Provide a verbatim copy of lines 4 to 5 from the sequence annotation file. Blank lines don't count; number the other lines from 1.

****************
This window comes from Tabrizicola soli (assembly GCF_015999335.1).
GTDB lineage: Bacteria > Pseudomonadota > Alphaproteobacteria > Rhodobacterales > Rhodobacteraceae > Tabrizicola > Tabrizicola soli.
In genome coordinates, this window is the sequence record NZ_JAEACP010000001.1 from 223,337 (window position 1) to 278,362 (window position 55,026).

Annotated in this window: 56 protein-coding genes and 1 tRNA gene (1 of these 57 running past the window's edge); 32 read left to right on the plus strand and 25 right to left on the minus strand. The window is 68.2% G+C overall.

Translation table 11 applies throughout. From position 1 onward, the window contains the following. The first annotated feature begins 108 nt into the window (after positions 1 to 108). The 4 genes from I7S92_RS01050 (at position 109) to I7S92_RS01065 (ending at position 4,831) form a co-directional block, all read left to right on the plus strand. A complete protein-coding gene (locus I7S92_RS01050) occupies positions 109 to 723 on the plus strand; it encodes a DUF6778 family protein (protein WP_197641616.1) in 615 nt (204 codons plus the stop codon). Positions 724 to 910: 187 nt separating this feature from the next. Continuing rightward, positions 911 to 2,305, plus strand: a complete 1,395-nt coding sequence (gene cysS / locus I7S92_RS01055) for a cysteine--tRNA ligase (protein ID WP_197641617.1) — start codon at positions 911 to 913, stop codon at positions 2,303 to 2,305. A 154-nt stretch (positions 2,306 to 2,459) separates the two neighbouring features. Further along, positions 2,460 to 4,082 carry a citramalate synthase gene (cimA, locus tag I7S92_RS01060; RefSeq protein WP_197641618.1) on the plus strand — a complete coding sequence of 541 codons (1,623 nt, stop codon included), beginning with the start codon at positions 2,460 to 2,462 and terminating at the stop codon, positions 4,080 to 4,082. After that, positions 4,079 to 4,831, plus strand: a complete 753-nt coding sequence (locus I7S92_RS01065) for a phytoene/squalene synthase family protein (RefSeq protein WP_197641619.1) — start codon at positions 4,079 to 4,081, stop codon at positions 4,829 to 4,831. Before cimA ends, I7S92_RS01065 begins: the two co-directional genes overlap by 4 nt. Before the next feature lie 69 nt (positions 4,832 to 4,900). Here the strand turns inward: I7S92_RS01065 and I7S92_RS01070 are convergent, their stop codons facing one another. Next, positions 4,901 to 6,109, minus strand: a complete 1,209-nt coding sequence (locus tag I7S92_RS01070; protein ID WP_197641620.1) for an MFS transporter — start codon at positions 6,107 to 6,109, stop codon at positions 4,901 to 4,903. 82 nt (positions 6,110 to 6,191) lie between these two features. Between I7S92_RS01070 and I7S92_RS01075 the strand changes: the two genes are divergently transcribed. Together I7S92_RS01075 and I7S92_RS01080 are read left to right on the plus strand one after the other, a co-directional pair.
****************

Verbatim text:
Annotated in this window: 56 protein-coding genes and 1 tRNA gene (1 of these 57 running past the window's edge); 32 read left to right on the plus strand and 25 right to left on the minus strand. The window is 68.2% G+C overall.

Translation table 11 applies throughout. From position 1 onward, the window contains the following. The first annotated feature begins 108 nt into the window (after positions 1 to 108). The 4 genes from I7S92_RS01050 (at position 109) to I7S92_RS01065 (ending at position 4,831) form a co-directional block, all read left to right on the plus strand. A complete protein-coding gene (locus I7S92_RS01050) occupies positions 109 to 723 on the plus strand; it encodes a DUF6778 family protein (protein WP_197641616.1) in 615 nt (204 codons plus the stop codon). Positions 724 to 910: 187 nt separating this feature from the next. Continuing rightward, positions 911 to 2,305, plus strand: a complete 1,395-nt coding sequence (gene cysS / locus I7S92_RS01055) for a cysteine--tRNA ligase (protein ID WP_197641617.1) — start codon at positions 911 to 913, stop codon at positions 2,303 to 2,305. A 154-nt stretch (positions 2,306 to 2,459) separates the two neighbouring features. Further along, positions 2,460 to 4,082 carry a citramalate synthase gene (cimA, locus tag I7S92_RS01060; RefSeq protein WP_197641618.1) on the plus strand — a complete coding sequence of 541 codons (1,623 nt, stop codon included), beginning with the start codon at positions 2,460 to 2,462 and terminating at the stop codon, positions 4,080 to 4,082. After that, positions 4,079 to 4,831, plus strand: a complete 753-nt coding sequence (locus I7S92_RS01065) for a phytoene/squalene synthase family protein (RefSeq protein WP_197641619.1) — start codon at positions 4,079 to 4,081, stop codon at positions 4,829 to 4,831. Before cimA ends, I7S92_RS01065 begins: the two co-directional genes overlap by 4 nt. Before the next feature lie 69 nt (positions 4,832 to 4,900). Here the strand turns inward: I7S92_RS01065 and I7S92_RS01070 are convergent, their stop codons facing one another. Next, positions 4,901 to 6,109, minus strand: a complete 1,209-nt coding sequence (locus tag I7S92_RS01070; protein ID WP_197641620.1) for an MFS transporter — start codon at positions 6,107 to 6,109, stop codon at positions 4,901 to 4,903. 82 nt (positions 6,110 to 6,191) lie between these two features. Between I7S92_RS01070 and I7S92_RS01075 the strand changes: the two genes are divergently transcribed. Together I7S92_RS01075 and I7S92_RS01080 are read left to right on the plus strand one after the other, a co-directional pair.